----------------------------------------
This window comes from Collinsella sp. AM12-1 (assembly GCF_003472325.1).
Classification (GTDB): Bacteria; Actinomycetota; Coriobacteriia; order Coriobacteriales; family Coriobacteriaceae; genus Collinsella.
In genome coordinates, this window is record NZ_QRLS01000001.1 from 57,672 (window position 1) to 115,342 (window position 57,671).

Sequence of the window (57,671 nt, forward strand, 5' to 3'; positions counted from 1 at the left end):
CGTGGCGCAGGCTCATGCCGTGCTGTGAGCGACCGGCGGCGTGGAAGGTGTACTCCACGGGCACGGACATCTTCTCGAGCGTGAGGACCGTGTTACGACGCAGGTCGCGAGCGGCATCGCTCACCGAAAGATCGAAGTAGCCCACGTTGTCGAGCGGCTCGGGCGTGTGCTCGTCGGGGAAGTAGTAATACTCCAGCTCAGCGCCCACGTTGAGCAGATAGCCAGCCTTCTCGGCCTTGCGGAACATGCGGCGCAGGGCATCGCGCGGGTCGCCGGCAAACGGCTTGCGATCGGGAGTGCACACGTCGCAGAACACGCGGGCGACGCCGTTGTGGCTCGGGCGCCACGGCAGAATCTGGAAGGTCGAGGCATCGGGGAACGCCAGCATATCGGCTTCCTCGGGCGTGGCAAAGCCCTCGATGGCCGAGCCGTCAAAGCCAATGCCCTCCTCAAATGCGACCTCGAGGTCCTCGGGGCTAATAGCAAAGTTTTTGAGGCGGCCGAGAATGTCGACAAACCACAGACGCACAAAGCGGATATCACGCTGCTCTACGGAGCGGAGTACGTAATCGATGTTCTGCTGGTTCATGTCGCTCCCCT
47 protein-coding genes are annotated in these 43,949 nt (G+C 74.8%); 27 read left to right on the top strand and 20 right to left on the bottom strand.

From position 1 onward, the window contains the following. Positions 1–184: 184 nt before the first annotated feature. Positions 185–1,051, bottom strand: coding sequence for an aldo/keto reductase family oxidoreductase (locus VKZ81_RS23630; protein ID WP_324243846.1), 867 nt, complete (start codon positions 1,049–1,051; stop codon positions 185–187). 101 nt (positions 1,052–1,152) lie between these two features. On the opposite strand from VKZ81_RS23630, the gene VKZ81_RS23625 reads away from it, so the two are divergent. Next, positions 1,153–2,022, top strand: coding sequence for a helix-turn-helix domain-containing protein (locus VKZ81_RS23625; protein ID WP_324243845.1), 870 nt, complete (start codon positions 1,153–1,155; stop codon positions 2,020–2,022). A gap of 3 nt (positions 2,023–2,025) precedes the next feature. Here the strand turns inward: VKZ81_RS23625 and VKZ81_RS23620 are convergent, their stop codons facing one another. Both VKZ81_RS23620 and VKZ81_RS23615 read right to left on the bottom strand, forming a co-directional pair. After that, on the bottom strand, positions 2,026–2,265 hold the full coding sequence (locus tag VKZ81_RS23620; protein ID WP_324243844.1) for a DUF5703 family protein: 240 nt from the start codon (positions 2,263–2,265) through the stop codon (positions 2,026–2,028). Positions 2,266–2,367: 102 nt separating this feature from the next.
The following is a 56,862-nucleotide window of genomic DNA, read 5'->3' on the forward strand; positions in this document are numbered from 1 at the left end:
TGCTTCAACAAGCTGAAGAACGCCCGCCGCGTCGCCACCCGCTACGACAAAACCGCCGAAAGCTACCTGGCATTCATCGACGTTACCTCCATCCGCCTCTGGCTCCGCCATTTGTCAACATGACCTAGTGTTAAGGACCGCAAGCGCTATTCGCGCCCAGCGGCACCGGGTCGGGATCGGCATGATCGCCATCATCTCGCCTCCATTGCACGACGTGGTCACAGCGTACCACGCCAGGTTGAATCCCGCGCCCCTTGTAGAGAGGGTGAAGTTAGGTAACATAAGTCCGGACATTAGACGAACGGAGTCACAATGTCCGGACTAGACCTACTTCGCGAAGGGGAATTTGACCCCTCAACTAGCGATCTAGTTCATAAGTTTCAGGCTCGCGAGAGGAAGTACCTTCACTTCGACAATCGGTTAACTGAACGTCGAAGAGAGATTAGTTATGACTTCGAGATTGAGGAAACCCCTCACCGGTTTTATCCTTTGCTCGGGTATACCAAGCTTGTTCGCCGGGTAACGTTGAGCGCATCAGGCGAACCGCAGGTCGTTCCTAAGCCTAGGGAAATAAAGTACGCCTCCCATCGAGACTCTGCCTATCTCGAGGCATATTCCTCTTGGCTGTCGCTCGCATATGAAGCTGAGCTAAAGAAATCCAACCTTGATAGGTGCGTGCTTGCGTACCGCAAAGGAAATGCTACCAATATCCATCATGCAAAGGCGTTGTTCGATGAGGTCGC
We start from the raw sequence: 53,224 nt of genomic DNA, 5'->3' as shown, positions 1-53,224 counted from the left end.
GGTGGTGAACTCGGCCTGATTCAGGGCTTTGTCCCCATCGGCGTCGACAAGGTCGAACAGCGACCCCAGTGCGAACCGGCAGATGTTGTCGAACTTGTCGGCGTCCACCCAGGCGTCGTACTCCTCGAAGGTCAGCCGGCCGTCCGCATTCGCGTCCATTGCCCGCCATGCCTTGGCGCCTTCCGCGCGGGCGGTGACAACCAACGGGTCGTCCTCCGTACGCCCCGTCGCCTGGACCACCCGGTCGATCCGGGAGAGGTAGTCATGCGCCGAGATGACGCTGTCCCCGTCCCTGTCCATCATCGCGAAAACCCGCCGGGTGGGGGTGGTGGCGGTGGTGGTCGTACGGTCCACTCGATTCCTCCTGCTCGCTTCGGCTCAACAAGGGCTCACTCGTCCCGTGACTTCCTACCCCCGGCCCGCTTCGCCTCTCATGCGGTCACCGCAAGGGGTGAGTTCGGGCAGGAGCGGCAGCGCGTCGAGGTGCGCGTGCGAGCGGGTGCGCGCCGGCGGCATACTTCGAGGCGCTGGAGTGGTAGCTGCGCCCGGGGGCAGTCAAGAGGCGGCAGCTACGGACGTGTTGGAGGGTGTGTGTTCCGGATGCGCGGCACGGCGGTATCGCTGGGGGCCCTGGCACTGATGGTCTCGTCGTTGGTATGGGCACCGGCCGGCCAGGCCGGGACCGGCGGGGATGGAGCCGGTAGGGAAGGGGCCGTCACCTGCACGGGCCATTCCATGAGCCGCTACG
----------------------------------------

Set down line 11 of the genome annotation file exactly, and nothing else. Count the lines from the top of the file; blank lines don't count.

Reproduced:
GGTGGTGAACTCGGCCTGATTCAGGGCTTTGTCCCCATCGGCGTCGACAAGGTCGAACAGCGACCCCAGTGCGAACCGGCAGATGTTGTCGAACTTGTCGGCGTCCACCCAGGCGTCGTACTCCTCGAAGGTCAGCCGGCCGTCCGCATTCGCGTCCATTGCCCGCCATGCCTTGGCGCCTTCCGCGCGGGCGGTGACAACCAACGGGTCGTCCTCCGTACGCCCCGTCGCCTGGACCACCCGGTCGATCCGGGAGAGGTAGTCATGCGCCGAGATGACGCTGTCCCCGTCCCTGTCCATCATCGCGAAAACCCGCCGGGTGGGGGTGGTGGCGGTGGTGGTCGTACGGTCCACTCGATTCCTCCTGCTCGCTTCGGCTCAACAAGGGCTCACTCGTCCCGTGACTTCCTACCCCCGGCCCGCTTCGCCTCTCATGCGGTCACCGCAAGGGGTGAGTTCGGGCAGGAGCGGCAGCGCGTCGAGGTGCGCGTGCGAGCGGGTGCGCGCCGGCGGCATACTTCGAGGCGCTGGAGTGGTAGCTGCGCCCGGGGGCAGTCAAGAGGCGGCAGCTACGGACGTGTTGGAGGGTGTGTGTTCCGGATGCGCGGCACGGCGGTATCGCTGGGGGCCCTGGCACTGATGGTCTCGTCGTTGGTATGGGCACCGGCCGGCCAGGCCGGGACCGGCGGGGATGGAGCCGGTAGGGAAGGGGCCGTCACCTGCACGGGCCATTCCATGAGCCGCTACG